Today, millions of people in the United Kingdom will cast their vote in a snap general election. Here’s a rough guide to when we might know the final result and the declarations of some of the key seats.


At 10pm, the poll close and an exit poll will be released, which will give us some idea of what the final result might be. However, exit polls have sometimes been wrong – having underestimated the Conservatives lead at the last election.


One of the first seats to declare, without fail, is Sunderland and Houghton. At the last election, they declared the result at 10:48pm so expect the first announcement by 11pm. Expect every political pundit trying to gauge the national swing from the only result of the night!

0100 June 9

Some important seats come in around 1am tomorrow morning, such as Nuneaton (a crucial seat Labour failed to gain in 2015) and Vale of Clwyd. Seats like Darlington and Wrexham will also be out, where the 2015 UKIP vote could determine the fate of several MPs.


Thurrock, a three-way fight between UKIP, Labour and the Conservatives, will be another one to watch and give us some idea of how well UKIP is performing in this election.

Bury North, a seat with a small Conservative majority, is another seat that Labour need to win if they are to gain a majority in Parliament.

If Plaid Cymru makes a gain this election, Ynys Mon could well be it – it is Labour’s most marginal seat in Wales, with the Welsh nationalists close behind.


This hour, we have a number of bellweather constituencies, including Watford, Bristol North West, and Gower – the closest seat in the country, with a Tory majority of just 41 votes at the last election.

The Greens will be hoping for at least an increase in vote share in the Isle of Wight, having come third in 2015.


A wave of seats will come through within this hour and by the time Theresa May is (probably) re-elected in Maidenhead at around 0430, we should probably know who the next Prime Minister will be.

Lincoln and Dover will declare at this point – they have followed the national trend since the 1980s, so they will be a good indicator of what the result will be (if it is not already clear by this point).

Also around 4am is Rochdale, where Simon Danczuk is running as an independent after being suspended from the Labour Party. Will voters favour him over the Labour candidate?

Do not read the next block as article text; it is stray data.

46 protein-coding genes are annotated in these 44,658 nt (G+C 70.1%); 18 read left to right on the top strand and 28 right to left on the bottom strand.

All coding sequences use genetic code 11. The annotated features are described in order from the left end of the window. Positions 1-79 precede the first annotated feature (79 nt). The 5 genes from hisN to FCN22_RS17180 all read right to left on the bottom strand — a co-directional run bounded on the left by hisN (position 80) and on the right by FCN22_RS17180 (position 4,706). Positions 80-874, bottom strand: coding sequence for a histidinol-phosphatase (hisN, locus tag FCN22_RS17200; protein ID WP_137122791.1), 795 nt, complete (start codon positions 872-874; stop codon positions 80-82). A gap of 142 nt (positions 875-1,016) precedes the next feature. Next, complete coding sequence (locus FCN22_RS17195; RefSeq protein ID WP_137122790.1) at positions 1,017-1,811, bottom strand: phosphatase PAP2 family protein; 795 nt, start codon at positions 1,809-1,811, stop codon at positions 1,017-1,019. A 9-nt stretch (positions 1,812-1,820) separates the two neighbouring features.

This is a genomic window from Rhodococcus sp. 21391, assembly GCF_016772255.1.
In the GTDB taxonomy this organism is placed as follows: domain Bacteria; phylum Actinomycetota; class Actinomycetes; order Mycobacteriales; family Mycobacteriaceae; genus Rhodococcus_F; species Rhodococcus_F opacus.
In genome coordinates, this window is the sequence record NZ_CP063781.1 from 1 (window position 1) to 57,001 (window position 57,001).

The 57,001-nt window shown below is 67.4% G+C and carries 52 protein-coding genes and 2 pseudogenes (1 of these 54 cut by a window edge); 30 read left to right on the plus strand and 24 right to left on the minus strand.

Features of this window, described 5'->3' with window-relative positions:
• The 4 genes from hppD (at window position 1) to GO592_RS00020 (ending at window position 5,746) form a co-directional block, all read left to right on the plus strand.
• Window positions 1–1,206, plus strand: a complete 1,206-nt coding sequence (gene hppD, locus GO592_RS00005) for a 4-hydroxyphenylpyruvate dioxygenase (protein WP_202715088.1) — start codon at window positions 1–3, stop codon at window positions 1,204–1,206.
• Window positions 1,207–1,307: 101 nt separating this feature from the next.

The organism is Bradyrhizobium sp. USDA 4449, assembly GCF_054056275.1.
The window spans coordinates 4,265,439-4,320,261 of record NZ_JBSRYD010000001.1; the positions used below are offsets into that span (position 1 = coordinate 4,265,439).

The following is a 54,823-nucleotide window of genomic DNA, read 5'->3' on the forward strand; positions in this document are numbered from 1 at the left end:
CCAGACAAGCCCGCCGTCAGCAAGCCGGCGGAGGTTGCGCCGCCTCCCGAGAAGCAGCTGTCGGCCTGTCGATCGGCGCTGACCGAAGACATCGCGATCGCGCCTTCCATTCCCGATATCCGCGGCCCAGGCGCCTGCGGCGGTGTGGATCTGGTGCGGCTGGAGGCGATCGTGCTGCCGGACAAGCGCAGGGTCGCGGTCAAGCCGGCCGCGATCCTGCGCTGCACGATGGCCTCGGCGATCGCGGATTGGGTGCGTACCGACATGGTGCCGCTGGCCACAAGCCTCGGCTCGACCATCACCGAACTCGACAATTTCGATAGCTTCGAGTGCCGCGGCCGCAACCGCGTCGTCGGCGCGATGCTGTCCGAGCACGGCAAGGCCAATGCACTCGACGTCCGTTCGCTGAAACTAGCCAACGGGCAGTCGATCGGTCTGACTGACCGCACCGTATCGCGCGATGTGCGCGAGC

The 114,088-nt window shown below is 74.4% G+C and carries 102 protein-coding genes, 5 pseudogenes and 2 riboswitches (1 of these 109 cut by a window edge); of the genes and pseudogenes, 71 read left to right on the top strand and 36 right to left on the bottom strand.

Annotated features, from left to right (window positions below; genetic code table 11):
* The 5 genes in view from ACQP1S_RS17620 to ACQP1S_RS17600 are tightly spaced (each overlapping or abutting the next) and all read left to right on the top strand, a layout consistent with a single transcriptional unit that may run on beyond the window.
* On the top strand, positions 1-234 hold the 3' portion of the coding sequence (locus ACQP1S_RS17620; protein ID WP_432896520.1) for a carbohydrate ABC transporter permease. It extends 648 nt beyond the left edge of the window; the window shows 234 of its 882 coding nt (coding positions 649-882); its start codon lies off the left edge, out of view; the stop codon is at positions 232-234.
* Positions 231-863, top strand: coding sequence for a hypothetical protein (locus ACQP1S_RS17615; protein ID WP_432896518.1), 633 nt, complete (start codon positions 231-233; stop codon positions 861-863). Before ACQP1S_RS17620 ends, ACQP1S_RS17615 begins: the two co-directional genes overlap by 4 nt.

If the Liberal Democrats lose their only Scottish seat, Orkney and Shetland, they are probably in for a rougher night than 2015.

However, if there is a Lib Dem fight back, we should see that in seats such as Bath, Colchester and Solihull, which are just some of the seats they lost to the Conservatives two years ago.

A sign of a Tory revival in Scotland might appear in Berwickshire, Roxburgh and Selkirk – Scotland’s most marginal seat. The Conservatives trail here to the SNP by only 328 votes.

Meanwhile, former Deputy Prime Minister Nick Clegg will be hoping that Labour’s pledge to scrap tuition fees does not topple him in a seat where many students live.


Paul Nuttall and UKIP face a big moment in the party’s history when the results for Boston and Skegness are announced. The party won roughly a third of the vote in this Brexit-backing seat in 2015 – is it enough for UKIP to return to Parliament?

Bristol West saw a surge in Green support in 2015 and is probably the party’s best chance of gaining a second MP – can they do it?

Pro-Brexit Halifax, where Theresa May launched her general election campaign, was on a knife edge in 2015 – with a Labour majority of just 500.

At 5:44am at the last election, the Tories overtook Labour in the number of seats won – this is because Labour’s seats in small urban areas declare much earlier than Conservative seats in rural areas.

Hove will see Peter Kyle fighting off a strong Conservative challenge to his 1,000 vote majority.


The sun is up and we probably all know who is forming the next Government by this point, but there are still many seats to declare.

Brighton Pavilion will announce whether the Green’s only MP, Caroline Lucas, has done enough to keep her seat, whilst Brighton Kemptown will see a close race between Labour and the Conservatives. Simon Kirby is defending a majority of 690 – could the decision by the Greens and UKIP not to field a candidate make all the difference?

Liberal Democrats hoping for a revival will have their eyes fixed on St Austell & Newquay, as well as Cornwall North, whilst a Labour fightback would see them retake Waveney – a seat lost to the Tories seven years ago.


By this point, pat yourself on the back as you have survived Election Night!

If you are still up, there are a couple other seats of interest, including Thanet South – where the Conservative candidate, Craig Mackinlay was charged with alleged election fraud. Could this make a difference to the result?

Morley & Outwood saw Ed Balls lose his seat to the Conservatives in 2015 by 422 votes – will Andrea Jenkyns strengthen her majority just two years on?